It was following my contact with Heinsheimer’s daughter, that it became clear to me, it was not enough to preserve the musical estates of composers; we needed performers and people in the music or performing arts’ business as well.
The other question to address, was what could we offer these various families. Most had been eager to find a safe place for storage, but we had no reputation as a museum, archive or library. The Performing Arts University already has an outstanding library that holds most of the musical estate of Bruno Walter, among others. But we were not part of the library: we were setting ourselves up to be a dedicated centre. We decided that we would offer options to the families of former musical refugees: one that presented the estate to exil.arte as a renewable loan and one that offered the estate as a bequest. In both instances, we would digitise the estate keeping digital copies in perpetuity. The renewable loan could be turned into a bequest once families were comfortable with our remit and work, and if they so desired. The renewable loan could also simply be continued. Even if families requested the return of material because a collector had offered them an enormous sum of money, we at least would be able to keep and exploit our digital facsimiles. These would be uploaded to open-source platforms where copyright law permitted. The digital copies were important for another reason: we would never, or only very rarely have to take originals out of the vaults. Scholars and musicians could always work from our high-resolution facsimiles.
(Extract from Hans Gál’s Serenade for Strings, Naxos; Symphony Nova Scotia, Conductor: Georg Tintner)
One of the first estates we took on under a loan agreement was that of Hans Gál. It had previously been housed with Eva Fox-Gál, the composer’s daughter in her private home in York. It was a difficult decision to make as a Gál revival was taking place and important ensembles and musicians were beginning to take note. Circumstances meant there was no single publisher or centre where material could be supplied. Anyone wishing to perform Gál was best advised to request photocopies of material from Eva Fox-Gál. It was not a situation she wished to see compromised during a hand-over period of manuscripts to exil.arte in Vienna. As a result, we paid for the digitisation of material in York so that both she and exil.arte had digital copies of everything while originals were placed in storage, away from harm, fire and paper consuming insects such as silver fish. The estate is now safely in our vault in Vienna.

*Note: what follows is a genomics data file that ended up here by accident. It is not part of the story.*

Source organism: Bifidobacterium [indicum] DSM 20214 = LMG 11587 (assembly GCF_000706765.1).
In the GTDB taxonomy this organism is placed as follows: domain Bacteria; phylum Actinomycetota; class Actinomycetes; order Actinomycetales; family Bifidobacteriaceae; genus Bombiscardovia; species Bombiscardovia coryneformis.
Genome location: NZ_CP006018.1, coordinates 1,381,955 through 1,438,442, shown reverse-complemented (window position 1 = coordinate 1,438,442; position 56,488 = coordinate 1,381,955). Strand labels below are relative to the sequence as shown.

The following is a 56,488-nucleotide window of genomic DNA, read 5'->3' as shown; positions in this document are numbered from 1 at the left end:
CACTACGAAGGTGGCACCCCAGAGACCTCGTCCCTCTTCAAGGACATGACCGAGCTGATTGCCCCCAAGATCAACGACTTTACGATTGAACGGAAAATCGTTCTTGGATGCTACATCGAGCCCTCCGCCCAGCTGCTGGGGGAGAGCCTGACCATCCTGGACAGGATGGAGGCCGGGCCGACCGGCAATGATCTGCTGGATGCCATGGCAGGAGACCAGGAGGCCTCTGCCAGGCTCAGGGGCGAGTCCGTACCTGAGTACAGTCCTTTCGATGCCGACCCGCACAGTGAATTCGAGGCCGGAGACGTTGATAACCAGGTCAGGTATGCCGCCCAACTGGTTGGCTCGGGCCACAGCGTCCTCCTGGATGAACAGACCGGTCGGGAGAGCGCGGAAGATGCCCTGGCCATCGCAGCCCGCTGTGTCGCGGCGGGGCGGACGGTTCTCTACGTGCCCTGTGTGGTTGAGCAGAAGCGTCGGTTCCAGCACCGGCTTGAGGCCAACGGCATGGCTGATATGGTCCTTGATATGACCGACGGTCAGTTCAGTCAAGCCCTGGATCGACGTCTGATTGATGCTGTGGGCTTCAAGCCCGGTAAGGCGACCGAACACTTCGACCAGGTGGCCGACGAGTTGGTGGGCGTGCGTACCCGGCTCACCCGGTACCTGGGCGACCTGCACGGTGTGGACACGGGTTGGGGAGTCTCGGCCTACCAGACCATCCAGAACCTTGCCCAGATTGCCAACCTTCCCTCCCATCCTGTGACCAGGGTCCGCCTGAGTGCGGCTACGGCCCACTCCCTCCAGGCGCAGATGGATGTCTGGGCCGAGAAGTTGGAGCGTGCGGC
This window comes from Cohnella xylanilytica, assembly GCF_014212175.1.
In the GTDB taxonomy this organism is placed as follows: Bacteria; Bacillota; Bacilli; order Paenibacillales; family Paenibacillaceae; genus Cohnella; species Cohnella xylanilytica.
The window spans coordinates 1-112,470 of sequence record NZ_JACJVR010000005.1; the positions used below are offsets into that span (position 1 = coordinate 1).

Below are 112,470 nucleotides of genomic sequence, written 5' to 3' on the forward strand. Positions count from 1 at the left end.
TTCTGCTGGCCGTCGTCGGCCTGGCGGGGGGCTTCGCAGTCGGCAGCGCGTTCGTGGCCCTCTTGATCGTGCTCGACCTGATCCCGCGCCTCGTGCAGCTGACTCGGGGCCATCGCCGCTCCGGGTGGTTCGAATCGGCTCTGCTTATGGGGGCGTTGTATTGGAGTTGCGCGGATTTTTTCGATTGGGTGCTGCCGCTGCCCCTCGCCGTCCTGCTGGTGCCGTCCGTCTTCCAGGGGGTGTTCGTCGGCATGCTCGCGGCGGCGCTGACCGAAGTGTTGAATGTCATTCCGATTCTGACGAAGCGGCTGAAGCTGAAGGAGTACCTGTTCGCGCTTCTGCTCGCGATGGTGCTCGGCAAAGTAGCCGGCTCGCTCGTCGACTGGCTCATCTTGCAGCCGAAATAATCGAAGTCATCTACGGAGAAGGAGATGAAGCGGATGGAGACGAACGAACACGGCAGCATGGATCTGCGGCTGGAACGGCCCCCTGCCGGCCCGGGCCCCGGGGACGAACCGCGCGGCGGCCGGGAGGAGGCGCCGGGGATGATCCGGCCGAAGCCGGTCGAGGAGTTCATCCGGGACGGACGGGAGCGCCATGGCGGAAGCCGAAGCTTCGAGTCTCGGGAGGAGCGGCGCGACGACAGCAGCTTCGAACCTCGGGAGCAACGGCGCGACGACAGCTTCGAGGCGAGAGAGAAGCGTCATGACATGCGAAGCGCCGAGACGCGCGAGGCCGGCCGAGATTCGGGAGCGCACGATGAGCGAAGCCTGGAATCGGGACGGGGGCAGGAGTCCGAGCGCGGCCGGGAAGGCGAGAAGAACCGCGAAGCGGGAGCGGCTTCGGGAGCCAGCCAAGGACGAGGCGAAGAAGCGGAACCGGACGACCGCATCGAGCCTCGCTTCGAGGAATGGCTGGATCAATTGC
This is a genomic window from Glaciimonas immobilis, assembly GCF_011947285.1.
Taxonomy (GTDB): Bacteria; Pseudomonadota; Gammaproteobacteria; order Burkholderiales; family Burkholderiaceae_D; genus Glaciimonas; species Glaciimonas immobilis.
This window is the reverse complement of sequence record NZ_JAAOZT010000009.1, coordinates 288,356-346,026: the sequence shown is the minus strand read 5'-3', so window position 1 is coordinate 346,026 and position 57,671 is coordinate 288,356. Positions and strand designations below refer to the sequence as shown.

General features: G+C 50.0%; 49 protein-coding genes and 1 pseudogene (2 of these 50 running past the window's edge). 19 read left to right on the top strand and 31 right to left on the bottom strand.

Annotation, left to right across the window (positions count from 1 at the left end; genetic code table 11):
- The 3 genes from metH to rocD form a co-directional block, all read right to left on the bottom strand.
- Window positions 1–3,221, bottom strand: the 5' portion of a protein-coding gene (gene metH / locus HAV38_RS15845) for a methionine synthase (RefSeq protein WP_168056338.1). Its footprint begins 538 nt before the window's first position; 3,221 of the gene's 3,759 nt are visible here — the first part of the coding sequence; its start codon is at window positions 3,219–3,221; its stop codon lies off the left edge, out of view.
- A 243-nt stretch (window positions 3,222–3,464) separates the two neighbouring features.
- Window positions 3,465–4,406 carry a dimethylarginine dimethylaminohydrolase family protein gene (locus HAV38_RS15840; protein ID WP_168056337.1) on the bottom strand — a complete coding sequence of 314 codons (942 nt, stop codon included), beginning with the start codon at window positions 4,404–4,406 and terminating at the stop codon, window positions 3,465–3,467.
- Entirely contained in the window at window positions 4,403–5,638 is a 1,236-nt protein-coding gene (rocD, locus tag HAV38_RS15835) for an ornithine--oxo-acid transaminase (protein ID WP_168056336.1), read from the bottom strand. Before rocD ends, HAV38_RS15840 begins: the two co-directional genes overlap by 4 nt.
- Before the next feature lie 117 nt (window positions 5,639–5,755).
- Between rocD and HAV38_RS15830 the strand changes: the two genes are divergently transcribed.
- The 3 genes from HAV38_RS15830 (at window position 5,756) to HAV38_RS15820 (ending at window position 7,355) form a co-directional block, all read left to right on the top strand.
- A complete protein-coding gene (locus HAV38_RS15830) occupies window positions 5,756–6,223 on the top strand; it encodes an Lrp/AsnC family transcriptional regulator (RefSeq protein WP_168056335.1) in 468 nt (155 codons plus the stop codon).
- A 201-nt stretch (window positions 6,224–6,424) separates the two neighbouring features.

A bequest would come from Ronald Pohl of the musical estate of Julius Bürger, a pupil of Franz Schreker. He was already an established figure before 1933 where he had been working as an assistant conductor at the Metropolitan Opera in New York following a recommendation by Bruno Walter. He returned to Berlin in 1926 to work with Otto Klemperer at the Kroll Opera until its closure in 1931. He remained in Berlin until 1933 and like most Austrians based in Germany, returned to Vienna where he worked as arranger and conductor until 1938. With a reputation for competence already established at the Metropolitan, he was able to return, but this time only as rehearsal conductor and prompter. He was unable to continue composing as before but managed a respectable output, including the completion of his remarkable cello concerto, the middle movement of which is dedicated to his mother, murdered in Auschwitz.
(coda of Second Movement of Bürger’s Cello concerto: live performance with Taipei’s Evergreen Orchestra, Gary Hoffman cello and Israel Yinon Conductor)
The exil.arte centre is not restricted to composers from Austria since the very definition of what constitutes Austria has changed since 1919 and most of the estates we’re taking on, date from individuals born well before. Austria, even in its post-1919 borders produced a disproportionate number of Nazis, not least Adolf Hitler himself. It’s only right that the centre takes on all those who were victims. Only over the past decade have the effects of the Nazi occupation become apparent. With the opening up of former Czechoslovakia, the Theresienstadt composers were first off the mark in the early 1990s, only to be followed by lingering silence in other, formerly occupied countries. Slowly, and after the passing of generations compromised by collusion, individuals and institutions have started to dig deeper. We’re grateful to Agnes Kory for making us aware of the many Hungarian composers and musicians lost in the Shoah. The Leo Smit Foundation in Holland has uncovered another dozen composers murdered during the occupation. If Holland and Hungary can count two dozen murdered composers between them, how is it possible that as yet, we’ve had little research in countries such as Poland, France, Italy, the Balkans, Finland and Norway and so on? We know of individual composers who were victims, or went into exile, but it seems incredible that Hungary and Holland come up with numbers that are not matched by larger countries. In addition to which, exil.arte does not solely focus on composers but takes in everyone involved in the performing arts, so we hope that as this message makes the rounds, we receive further documentation of pre-Hitler musical life.